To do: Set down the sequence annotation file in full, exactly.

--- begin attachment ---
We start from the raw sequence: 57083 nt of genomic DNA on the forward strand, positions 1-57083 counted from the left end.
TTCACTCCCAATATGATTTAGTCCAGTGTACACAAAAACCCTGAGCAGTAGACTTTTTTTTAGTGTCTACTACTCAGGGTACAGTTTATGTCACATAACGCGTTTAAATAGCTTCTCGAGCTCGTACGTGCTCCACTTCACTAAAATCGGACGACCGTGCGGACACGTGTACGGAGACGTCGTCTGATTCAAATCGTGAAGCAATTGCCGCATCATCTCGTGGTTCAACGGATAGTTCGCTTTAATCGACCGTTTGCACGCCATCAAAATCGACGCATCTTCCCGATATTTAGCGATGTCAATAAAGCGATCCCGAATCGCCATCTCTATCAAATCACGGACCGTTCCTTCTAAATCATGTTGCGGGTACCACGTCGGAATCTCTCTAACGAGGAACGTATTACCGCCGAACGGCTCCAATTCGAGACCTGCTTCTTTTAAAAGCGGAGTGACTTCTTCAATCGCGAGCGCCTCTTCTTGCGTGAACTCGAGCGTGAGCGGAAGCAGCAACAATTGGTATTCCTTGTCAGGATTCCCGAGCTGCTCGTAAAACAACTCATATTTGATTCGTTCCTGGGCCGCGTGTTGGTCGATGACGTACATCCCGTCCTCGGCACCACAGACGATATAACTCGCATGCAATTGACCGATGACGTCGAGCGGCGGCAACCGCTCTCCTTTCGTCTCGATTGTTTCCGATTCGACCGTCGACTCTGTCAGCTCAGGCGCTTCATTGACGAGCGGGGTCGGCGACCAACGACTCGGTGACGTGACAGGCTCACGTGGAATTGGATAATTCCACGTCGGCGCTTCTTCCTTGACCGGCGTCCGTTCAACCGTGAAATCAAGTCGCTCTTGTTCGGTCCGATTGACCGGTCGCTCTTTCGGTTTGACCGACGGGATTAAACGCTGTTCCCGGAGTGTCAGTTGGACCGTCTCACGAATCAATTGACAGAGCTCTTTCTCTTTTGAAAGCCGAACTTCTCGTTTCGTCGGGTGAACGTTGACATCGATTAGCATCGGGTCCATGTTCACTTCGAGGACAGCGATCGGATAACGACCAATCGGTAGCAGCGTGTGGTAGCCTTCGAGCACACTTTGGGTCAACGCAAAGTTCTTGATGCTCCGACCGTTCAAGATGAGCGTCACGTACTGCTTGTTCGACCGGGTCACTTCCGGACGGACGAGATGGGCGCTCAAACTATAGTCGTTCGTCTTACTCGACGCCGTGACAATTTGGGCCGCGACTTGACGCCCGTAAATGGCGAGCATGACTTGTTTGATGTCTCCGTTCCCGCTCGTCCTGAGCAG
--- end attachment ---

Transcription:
We start from the raw sequence: 57083 nt of genomic DNA on the forward strand, positions 1-57083 counted from the left end.
TTCACTCCCAATATGATTTAGTCCAGTGTACACAAAAACCCTGAGCAGTAGACTTTTTTTTAGTGTCTACTACTCAGGGTACAGTTTATGTCACATAACGCGTTTAAATAGCTTCTCGAGCTCGTACGTGCTCCACTTCACTAAAATCGGACGACCGTGCGGACACGTGTACGGAGACGTCGTCTGATTCAAATCGTGAAGCAATTGCCGCATCATCTCGTGGTTCAACGGATAGTTCGCTTTAATCGACCGTTTGCACGCCATCAAAATCGACGCATCTTCCCGATATTTAGCGATGTCAATAAAGCGATCCCGAATCGCCATCTCTATCAAATCACGGACCGTTCCTTCTAAATCATGTTGCGGGTACCACGTCGGAATCTCTCTAACGAGGAACGTATTACCGCCGAACGGCTCCAATTCGAGACCTGCTTCTTTTAAAAGCGGAGTGACTTCTTCAATCGCGAGCGCCTCTTCTTGCGTGAACTCGAGCGTGAGCGGAAGCAGCAACAATTGGTATTCCTTGTCAGGATTCCCGAGCTGCTCGTAAAACAACTCATATTTGATTCGTTCCTGGGCCGCGTGTTGGTCGATGACGTACATCCCGTCCTCGGCACCACAGACGATATAACTCGCATGCAATTGACCGATGACGTCGAGCGGCGGCAACCGCTCTCCTTTCGTCTCGATTGTTTCCGATTCGACCGTCGACTCTGTCAGCTCAGGCGCTTCATTGACGAGCGGGGTCGGCGACCAACGACTCGGTGACGTGACAGGCTCACGTGGAATTGGATAATTCCACGTCGGCGCTTCTTCCTTGACCGGCGTCCGTTCAACCGTGAAATCAAGTCGCTCTTGTTCGGTCCGATTGACCGGTCGCTCTTTCGGTTTGACCGACGGGATTAAACGCTGTTCCCGGAGTGTCAGTTGGACCGTCTCACGAATCAATTGACAGAGCTCTTTCTCTTTTGAAAGCCGAACTTCTCGTTTCGTCGGGTGAACGTTGACATCGATTAGCATCGGGTCCATGTTCACTTCGAGGACAGCGATCGGATAACGACCAATCGGTAGCAGCGTGTGGTAGCCTTCGAGCACACTTTGGGTCAACGCAAAGTTCTTGATGCTCCGACCGTTCAAGATGAGCGTCACGTACTGCTTGTTCGACCGGGTCACTTCCGGACGGACGAGATGGGCGCTCAAACTATAGTCGTTCGTCTTACTCGACGCCGTGACAATTTGGGCCGCGACTTGACGCCCGTAAATGGCGAGCATGACTTGTTTGATGTCTCCGTTCCCGCTCGTCCTGAGCAG